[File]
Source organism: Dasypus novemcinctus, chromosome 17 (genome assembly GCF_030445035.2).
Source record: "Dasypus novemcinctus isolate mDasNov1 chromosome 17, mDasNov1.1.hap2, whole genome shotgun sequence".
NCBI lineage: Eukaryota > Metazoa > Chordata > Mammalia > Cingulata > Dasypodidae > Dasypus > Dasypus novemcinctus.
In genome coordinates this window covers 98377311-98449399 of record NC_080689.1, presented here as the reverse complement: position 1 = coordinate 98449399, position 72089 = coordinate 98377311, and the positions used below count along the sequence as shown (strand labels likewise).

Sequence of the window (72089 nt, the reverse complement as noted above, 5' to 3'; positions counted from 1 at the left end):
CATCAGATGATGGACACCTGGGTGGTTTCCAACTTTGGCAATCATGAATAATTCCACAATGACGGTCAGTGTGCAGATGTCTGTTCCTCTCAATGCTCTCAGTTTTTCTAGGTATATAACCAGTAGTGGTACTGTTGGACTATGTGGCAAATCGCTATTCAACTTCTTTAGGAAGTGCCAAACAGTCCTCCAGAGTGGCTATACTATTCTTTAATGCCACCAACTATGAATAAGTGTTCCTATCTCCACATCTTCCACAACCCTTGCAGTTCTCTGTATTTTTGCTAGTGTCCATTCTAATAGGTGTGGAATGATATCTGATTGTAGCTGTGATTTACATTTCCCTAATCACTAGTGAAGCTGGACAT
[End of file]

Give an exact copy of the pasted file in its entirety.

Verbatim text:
Source organism: Dasypus novemcinctus, chromosome 17 (genome assembly GCF_030445035.2).
Source record: "Dasypus novemcinctus isolate mDasNov1 chromosome 17, mDasNov1.1.hap2, whole genome shotgun sequence".
NCBI lineage: Eukaryota > Metazoa > Chordata > Mammalia > Cingulata > Dasypodidae > Dasypus > Dasypus novemcinctus.
In genome coordinates this window covers 98377311-98449399 of record NC_080689.1, presented here as the reverse complement: position 1 = coordinate 98449399, position 72089 = coordinate 98377311, and the positions used below count along the sequence as shown (strand labels likewise).

Sequence of the window (72089 nt, the reverse complement as noted above, 5' to 3'; positions counted from 1 at the left end):
CATCAGATGATGGACACCTGGGTGGTTTCCAACTTTGGCAATCATGAATAATTCCACAATGACGGTCAGTGTGCAGATGTCTGTTCCTCTCAATGCTCTCAGTTTTTCTAGGTATATAACCAGTAGTGGTACTGTTGGACTATGTGGCAAATCGCTATTCAACTTCTTTAGGAAGTGCCAAACAGTCCTCCAGAGTGGCTATACTATTCTTTAATGCCACCAACTATGAATAAGTGTTCCTATCTCCACATCTTCCACAACCCTTGCAGTTCTCTGTATTTTTGCTAGTGTCCATTCTAATAGGTGTGGAATGATATCTGATTGTAGCTGTGATTTACATTTCCCTAATCACTAGTGAAGCTGGACAT